Friday, October 9, 2015
The First Black Eyed Being
Skeptics of course love to jump at the idea that the black eyed children are merely an urban legend, or an Internet meme run wild. Obviously, there are problems with much of what is posted online but isn't that true about everything on the Internet?
Those who have read my book on the subject will know that a lot of my focus went into looking at cases that predate the more modern wave of encounters with these beings. The trick of course, is that it's the terms "BEKs" or black eyed children/kids that's modern. If you're looking for accounts of BEKs that predate modern media, then you have to ditch these modern monikers and look for the unique elements that show up in the encounters.
A growing number of investigators have been researching these entities and I continue to be intrigued by the older cases that surface which clearly fit the paradigm of modern BEK encounters.
I covered one case from France in a previous post, that account can be found here:
It contains key elements such has the child like beings, large, solid black eyes, and the experience of fear created by the beings.
The subject becomes even more fascinating when we start to consider exactly how long strange, black eyed entities have been showing up. Take for instance, the earliest depiction of a black eyed being. It dates back 13,500 years.
In the Southeastern Anatolia Region of Turkey, there's an amazing archeological site named Gobekli Tepe. The site has been a treasure trove for archeologists and work is still being done at the location, but current estimates date Gobekli Tepe to the 10th millennium BCE.
Among the spectacular findings at the site are hundreds of carvings, yet of those, one stands out as truly unique. It is called "Urfa Man."
The statue is a humanoid carved from stone that stands about six feet tall. The bald figure has carved features, but the nose has been broken off at some point from the ravages of time. What stands out the most however are the eyes. Carved from solid, black obsidian crystal, they are so large that they protrude from the facets.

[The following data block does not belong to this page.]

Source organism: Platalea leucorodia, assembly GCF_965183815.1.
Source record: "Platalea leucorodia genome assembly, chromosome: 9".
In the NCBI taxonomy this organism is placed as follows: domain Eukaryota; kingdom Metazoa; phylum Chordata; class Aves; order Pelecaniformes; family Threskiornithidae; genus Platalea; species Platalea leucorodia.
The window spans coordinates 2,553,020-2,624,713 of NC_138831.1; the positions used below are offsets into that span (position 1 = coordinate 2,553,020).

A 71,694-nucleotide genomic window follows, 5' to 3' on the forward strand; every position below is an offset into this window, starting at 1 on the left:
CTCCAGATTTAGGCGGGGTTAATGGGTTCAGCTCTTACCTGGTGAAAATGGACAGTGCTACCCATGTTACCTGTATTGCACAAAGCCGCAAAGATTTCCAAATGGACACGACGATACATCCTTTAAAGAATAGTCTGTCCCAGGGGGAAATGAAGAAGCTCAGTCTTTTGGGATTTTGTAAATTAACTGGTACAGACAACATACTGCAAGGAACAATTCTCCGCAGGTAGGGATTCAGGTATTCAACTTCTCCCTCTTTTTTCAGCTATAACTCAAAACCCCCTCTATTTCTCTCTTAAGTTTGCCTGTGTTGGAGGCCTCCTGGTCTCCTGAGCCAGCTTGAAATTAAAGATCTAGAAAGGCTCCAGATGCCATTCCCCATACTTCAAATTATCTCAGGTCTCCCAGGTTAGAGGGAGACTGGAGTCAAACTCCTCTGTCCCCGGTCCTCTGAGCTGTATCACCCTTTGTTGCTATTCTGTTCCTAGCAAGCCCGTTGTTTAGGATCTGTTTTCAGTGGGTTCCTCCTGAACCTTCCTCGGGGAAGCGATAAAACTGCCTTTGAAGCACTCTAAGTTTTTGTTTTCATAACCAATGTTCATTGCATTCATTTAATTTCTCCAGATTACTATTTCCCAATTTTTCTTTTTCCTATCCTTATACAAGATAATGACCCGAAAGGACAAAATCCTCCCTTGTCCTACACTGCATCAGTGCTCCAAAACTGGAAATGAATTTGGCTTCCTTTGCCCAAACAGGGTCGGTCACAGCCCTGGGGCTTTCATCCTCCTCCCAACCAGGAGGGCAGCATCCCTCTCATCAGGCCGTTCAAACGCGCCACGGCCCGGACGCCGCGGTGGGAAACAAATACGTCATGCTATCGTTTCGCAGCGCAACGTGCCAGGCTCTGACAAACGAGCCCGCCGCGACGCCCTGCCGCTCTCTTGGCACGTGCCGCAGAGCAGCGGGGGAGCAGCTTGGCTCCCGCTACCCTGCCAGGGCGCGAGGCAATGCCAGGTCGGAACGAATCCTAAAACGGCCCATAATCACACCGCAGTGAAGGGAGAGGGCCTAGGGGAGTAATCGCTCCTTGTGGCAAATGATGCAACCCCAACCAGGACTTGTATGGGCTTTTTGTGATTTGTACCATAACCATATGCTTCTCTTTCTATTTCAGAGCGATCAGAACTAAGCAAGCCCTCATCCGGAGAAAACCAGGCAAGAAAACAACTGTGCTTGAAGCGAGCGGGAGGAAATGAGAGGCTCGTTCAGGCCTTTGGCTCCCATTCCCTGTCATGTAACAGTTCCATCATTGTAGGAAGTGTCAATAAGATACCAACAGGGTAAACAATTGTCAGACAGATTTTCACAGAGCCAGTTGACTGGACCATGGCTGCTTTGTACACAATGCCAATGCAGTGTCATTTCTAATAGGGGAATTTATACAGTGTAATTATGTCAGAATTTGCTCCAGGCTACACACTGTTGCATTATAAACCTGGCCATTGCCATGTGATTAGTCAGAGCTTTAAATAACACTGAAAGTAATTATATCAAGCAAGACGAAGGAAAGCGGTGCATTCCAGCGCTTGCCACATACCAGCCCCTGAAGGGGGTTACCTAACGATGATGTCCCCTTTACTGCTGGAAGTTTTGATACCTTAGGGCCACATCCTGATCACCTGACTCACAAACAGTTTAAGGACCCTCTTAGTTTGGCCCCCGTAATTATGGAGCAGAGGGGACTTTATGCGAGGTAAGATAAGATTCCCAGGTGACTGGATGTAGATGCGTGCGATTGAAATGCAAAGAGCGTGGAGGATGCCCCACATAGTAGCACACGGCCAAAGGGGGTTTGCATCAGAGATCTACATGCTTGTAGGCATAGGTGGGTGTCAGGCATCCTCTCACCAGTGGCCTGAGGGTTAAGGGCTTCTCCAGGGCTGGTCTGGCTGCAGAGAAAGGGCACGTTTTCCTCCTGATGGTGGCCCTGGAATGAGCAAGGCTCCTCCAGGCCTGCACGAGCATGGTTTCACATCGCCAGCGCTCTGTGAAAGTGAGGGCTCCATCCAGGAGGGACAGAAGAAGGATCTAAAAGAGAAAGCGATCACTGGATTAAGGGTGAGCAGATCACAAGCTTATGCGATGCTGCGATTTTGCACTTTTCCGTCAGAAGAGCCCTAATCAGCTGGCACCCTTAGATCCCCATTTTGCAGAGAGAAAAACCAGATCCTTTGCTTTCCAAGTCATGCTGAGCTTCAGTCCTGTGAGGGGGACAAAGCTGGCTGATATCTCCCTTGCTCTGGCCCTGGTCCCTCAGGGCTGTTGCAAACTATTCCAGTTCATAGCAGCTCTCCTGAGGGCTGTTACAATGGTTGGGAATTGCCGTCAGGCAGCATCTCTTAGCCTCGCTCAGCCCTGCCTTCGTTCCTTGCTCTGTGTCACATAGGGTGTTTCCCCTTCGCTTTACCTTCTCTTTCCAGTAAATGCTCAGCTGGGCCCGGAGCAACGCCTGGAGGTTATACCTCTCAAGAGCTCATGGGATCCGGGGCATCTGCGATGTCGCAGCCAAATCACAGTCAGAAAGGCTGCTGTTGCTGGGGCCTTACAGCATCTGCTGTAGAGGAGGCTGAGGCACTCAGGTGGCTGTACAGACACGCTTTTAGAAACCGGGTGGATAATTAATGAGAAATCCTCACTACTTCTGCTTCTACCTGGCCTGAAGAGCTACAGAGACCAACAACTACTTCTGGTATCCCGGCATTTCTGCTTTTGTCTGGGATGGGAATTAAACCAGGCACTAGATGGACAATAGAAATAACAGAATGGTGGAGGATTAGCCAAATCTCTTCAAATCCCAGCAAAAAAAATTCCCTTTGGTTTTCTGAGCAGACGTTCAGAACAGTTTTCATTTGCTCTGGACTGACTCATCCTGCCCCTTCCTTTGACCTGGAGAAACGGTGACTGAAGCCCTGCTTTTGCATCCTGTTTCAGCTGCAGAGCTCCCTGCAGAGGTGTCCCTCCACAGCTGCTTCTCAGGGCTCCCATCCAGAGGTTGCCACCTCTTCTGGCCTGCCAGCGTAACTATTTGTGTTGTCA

So far, no one has determined exactly what the statue is supposed to represent, although there are certainly many theories. When I spoke to Boston geologist, Dr. Robert Schoch, his first comment to me about the statue was that standing in front of it was an "eerie experience."
Most people feel that the figure represents some kind of supernatural being, but exactly what the ancients were trying to convey remains a mystery. Perhaps both the Urfa Man and modern encounters with black eyed beings are representative of something much deeper in our psyche. As Dr. Schoch stated:
"The statue with its black eyes has an eerie feeling about it, as if it represents no one and everyone, all at the same time, almost like it represents consciousness. The fact that the statue has no mouth, he says, leads him to believe the artist is talking about a universal, or higher, consciousness."
It's said that the eyes are the windows to the soul, but what happens when you peer into nothing but a black void?
From Urfa Man, to grey aliens, to black eyed children, encounters with strange, black eyed entities have a profound effect on people and the mystery of these beings continues to grow.